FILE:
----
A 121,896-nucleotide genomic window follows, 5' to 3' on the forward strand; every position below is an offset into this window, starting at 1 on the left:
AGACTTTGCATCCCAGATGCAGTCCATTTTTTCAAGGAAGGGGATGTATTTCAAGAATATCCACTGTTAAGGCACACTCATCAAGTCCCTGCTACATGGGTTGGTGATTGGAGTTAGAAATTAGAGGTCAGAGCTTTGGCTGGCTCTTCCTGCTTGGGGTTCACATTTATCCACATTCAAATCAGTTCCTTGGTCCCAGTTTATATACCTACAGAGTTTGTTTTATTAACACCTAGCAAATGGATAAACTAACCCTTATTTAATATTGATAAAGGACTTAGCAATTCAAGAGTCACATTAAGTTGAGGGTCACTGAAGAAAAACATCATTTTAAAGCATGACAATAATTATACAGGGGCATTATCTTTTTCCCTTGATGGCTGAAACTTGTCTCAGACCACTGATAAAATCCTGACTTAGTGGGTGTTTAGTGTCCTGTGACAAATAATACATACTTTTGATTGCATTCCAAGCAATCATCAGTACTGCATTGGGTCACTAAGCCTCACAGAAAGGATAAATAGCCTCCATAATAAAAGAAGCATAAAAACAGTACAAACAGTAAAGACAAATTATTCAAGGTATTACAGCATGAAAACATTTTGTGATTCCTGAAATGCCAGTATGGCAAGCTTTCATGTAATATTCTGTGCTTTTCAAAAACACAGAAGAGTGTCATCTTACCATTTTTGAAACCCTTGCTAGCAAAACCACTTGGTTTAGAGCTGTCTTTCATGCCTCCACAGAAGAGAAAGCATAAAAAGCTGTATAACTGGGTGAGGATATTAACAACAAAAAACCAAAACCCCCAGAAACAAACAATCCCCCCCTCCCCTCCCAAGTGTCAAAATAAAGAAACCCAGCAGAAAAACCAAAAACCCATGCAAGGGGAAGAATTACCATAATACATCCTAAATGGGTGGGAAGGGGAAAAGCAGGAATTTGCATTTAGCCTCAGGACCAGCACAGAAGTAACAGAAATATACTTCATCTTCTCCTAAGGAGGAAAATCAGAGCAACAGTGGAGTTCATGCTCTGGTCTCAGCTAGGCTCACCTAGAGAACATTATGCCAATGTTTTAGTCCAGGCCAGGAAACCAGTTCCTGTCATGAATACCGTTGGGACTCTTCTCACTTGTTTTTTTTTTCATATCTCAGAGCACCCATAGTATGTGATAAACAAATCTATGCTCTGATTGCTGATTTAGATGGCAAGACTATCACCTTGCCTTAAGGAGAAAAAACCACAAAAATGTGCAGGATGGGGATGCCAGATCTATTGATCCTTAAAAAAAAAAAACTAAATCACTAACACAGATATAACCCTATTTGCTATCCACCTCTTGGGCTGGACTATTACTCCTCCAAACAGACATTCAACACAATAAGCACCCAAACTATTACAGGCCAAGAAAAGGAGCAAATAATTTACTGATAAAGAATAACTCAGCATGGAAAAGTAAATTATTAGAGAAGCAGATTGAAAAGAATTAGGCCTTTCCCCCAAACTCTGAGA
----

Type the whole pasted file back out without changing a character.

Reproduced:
A 121,896-nucleotide genomic window follows, 5' to 3' on the forward strand; every position below is an offset into this window, starting at 1 on the left:
AGACTTTGCATCCCAGATGCAGTCCATTTTTTCAAGGAAGGGGATGTATTTCAAGAATATCCACTGTTAAGGCACACTCATCAAGTCCCTGCTACATGGGTTGGTGATTGGAGTTAGAAATTAGAGGTCAGAGCTTTGGCTGGCTCTTCCTGCTTGGGGTTCACATTTATCCACATTCAAATCAGTTCCTTGGTCCCAGTTTATATACCTACAGAGTTTGTTTTATTAACACCTAGCAAATGGATAAACTAACCCTTATTTAATATTGATAAAGGACTTAGCAATTCAAGAGTCACATTAAGTTGAGGGTCACTGAAGAAAAACATCATTTTAAAGCATGACAATAATTATACAGGGGCATTATCTTTTTCCCTTGATGGCTGAAACTTGTCTCAGACCACTGATAAAATCCTGACTTAGTGGGTGTTTAGTGTCCTGTGACAAATAATACATACTTTTGATTGCATTCCAAGCAATCATCAGTACTGCATTGGGTCACTAAGCCTCACAGAAAGGATAAATAGCCTCCATAATAAAAGAAGCATAAAAACAGTACAAACAGTAAAGACAAATTATTCAAGGTATTACAGCATGAAAACATTTTGTGATTCCTGAAATGCCAGTATGGCAAGCTTTCATGTAATATTCTGTGCTTTTCAAAAACACAGAAGAGTGTCATCTTACCATTTTTGAAACCCTTGCTAGCAAAACCACTTGGTTTAGAGCTGTCTTTCATGCCTCCACAGAAGAGAAAGCATAAAAAGCTGTATAACTGGGTGAGGATATTAACAACAAAAAACCAAAACCCCCAGAAACAAACAATCCCCCCCTCCCCTCCCAAGTGTCAAAATAAAGAAACCCAGCAGAAAAACCAAAAACCCATGCAAGGGGAAGAATTACCATAATACATCCTAAATGGGTGGGAAGGGGAAAAGCAGGAATTTGCATTTAGCCTCAGGACCAGCACAGAAGTAACAGAAATATACTTCATCTTCTCCTAAGGAGGAAAATCAGAGCAACAGTGGAGTTCATGCTCTGGTCTCAGCTAGGCTCACCTAGAGAACATTATGCCAATGTTTTAGTCCAGGCCAGGAAACCAGTTCCTGTCATGAATACCGTTGGGACTCTTCTCACTTGTTTTTTTTTTCATATCTCAGAGCACCCATAGTATGTGATAAACAAATCTATGCTCTGATTGCTGATTTAGATGGCAAGACTATCACCTTGCCTTAAGGAGAAAAAACCACAAAAATGTGCAGGATGGGGATGCCAGATCTATTGATCCTTAAAAAAAAAAAACTAAATCACTAACACAGATATAACCCTATTTGCTATCCACCTCTTGGGCTGGACTATTACTCCTCCAAACAGACATTCAACACAATAAGCACCCAAACTATTACAGGCCAAGAAAAGGAGCAAATAATTTACTGATAAAGAATAACTCAGCATGGAAAAGTAAATTATTAGAGAAGCAGATTGAAAAGAATTAGGCCTTTCCCCCAAACTCTGAGA